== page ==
Pushkin’s Obscure Language

Aleksandr Sergeyevich Pushkin, tamed squirrel, wild rabbit, my little half-feral cat. I call you little one, baby, honey, words I save only for you. I bristle at the thought of someone comparing me to an infant or small child and loathe call any human by the same name, but you’re so much like a helpless infant that they slip out, even when I intend to call you by your proper name, the one we chose because your elegant tuxedo markings seemed to fit with your namesake, the great Russian poet.

You’re bigger than you act, a full-grown male, lean and strong, instead of the typical indoor cat padding of fat, but you hide around the house as if perpetually scared of attack, a timid kitten in a house full of dogs. We’re gentle and kind and have been for years, but you still shy away. I hold out my unconditional love on a silver platter and yet you approach it with fear. In a few months, you’ll be five, and you still only accept me with the most tentative expressions of trust.

I’m often reminded of a quote by the real Pushkin,

“I want to understand you, I study your obscure language.”

And I do. I try to make myself as vulnerable as you think I’m scary. I lie back on my bed, perfectly still, arms thrown above my head, wrists crossed, hands limp, neck tilted at an angle so that you will see that I am willing to let you rip out my jugular, and I wait. I wait for you to stop mewing in the hall and come into the room. I let you leap up on the bed without turning to track you with my eyes. And then you stumble around on the duvet, strangely keening as though you are are singing a mourner’s lament. I wait for the moment when you determine that I am harmless enough and start to sniff at my cheek, your cold, wet nose sometimes brushing against my skin.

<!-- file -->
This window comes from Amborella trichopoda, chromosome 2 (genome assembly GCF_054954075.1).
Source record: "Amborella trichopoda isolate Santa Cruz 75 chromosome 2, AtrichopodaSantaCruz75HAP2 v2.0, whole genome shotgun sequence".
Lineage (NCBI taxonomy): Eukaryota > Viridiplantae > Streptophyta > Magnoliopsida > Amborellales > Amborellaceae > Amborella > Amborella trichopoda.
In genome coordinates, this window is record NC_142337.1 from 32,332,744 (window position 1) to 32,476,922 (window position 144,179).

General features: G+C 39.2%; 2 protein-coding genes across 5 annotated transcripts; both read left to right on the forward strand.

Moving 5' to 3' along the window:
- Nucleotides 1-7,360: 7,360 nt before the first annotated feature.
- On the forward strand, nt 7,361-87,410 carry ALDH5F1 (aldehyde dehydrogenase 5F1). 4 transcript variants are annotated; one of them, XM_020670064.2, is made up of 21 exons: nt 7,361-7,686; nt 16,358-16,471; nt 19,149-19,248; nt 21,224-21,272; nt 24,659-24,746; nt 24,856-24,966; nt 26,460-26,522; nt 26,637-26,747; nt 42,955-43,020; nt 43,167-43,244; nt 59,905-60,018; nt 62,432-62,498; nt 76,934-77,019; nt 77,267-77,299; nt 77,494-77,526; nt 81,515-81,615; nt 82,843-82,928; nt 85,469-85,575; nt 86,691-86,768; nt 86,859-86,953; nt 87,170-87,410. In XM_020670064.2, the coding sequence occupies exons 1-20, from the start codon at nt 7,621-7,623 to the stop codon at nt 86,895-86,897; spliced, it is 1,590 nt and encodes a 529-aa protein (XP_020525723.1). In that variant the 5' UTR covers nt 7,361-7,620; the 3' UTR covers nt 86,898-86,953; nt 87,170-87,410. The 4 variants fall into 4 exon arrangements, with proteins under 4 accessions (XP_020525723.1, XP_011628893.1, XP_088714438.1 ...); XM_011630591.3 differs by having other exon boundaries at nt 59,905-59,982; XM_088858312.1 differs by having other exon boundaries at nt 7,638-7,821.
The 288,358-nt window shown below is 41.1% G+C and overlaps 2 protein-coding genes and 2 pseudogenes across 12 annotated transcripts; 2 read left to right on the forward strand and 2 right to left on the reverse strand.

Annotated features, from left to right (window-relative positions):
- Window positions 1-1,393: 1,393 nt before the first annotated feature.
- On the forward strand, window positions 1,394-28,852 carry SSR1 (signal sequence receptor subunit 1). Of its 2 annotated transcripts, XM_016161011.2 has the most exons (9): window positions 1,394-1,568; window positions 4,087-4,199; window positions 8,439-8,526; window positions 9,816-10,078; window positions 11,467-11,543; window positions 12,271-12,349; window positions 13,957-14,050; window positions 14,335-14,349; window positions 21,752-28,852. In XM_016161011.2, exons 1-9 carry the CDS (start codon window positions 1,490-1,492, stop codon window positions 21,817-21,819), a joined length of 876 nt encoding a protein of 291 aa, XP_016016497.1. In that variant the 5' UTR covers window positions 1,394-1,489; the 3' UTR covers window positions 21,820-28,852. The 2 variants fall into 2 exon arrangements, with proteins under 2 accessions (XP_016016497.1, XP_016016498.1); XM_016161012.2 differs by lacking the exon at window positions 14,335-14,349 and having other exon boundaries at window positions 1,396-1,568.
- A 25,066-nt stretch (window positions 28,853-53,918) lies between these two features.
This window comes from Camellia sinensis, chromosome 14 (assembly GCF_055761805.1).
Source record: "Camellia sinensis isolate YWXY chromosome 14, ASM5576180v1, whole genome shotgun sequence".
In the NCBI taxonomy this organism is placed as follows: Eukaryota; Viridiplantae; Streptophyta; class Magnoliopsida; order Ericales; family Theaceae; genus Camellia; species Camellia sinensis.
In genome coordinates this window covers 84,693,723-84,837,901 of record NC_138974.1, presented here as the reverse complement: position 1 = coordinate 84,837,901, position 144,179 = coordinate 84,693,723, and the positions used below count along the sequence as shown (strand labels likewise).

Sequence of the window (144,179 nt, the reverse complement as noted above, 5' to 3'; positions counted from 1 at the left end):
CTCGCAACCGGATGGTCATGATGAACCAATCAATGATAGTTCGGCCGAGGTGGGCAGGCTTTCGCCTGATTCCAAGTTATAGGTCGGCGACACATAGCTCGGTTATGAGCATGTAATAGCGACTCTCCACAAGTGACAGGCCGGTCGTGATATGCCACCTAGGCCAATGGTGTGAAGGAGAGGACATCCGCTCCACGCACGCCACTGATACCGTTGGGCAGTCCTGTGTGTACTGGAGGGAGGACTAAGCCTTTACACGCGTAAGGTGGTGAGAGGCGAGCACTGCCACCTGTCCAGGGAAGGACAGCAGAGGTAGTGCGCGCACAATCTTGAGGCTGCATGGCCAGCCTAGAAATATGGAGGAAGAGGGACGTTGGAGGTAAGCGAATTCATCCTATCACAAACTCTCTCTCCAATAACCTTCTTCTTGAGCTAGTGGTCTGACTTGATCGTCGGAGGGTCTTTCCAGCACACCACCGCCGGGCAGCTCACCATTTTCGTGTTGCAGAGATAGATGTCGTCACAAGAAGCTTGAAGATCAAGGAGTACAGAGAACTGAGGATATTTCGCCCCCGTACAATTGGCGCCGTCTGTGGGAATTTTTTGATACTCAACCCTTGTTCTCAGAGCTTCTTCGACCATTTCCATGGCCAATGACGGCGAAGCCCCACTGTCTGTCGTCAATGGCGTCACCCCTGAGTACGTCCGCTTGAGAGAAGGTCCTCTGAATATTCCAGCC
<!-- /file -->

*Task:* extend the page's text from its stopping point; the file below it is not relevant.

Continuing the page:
And then you do what I’ve been waiting for. You put your two front paws on my thigh and then begin to inch forward, until you are finally sitting on my stomach, regally upright like an Egyptian cat statue, bobbing on the waves of my breaths.

I open my eyes and say, “Hi, little guy,” and slowly raise my hand to do what you love best. I trace my thumb along the edge of your mouth and scratch the side of your face until you decide that the affection is too much and leap away, off to examine the world underneath the china cabinet or dining room sideboard.

I’ll learn to speak your crying language one day, and we’ll come to the understanding that I mean no harm. You’ve mellowed with age, and maybe your courage will continue to increase, until you curl close to me at night like Zelda Fitzgerald or remain constantly at my side like Maxwell Perkins. I don’t ask you to put aside all of your insecurities for me or to believe that I am wholly without threat, but I hope that you will accept fragments of my love and let me in just a tiny, minuscule bit. I am not as scary as I appear. Really. I promise.

The Story of Language

I’ve been up for fifty straight hours now, so instead of a normal blog post, I’m going to point you in the direction of this fabulous Stephen Fry documentary called “The Story of Language.”

And as always, you can also find me on tumblr at http://emleng93.tumblr.com/, if you’re into that kind of thing.

On Being a Mammal and Making Noises

I’ve been thinking a lot about something that Doc said to me right before our group was up at the regionals for the government and politics competition. It was something along the lines of: “Just remember that we’re a bunch of mammals, sitting in a room, making strange noises, and somehow deriving meaning from it.”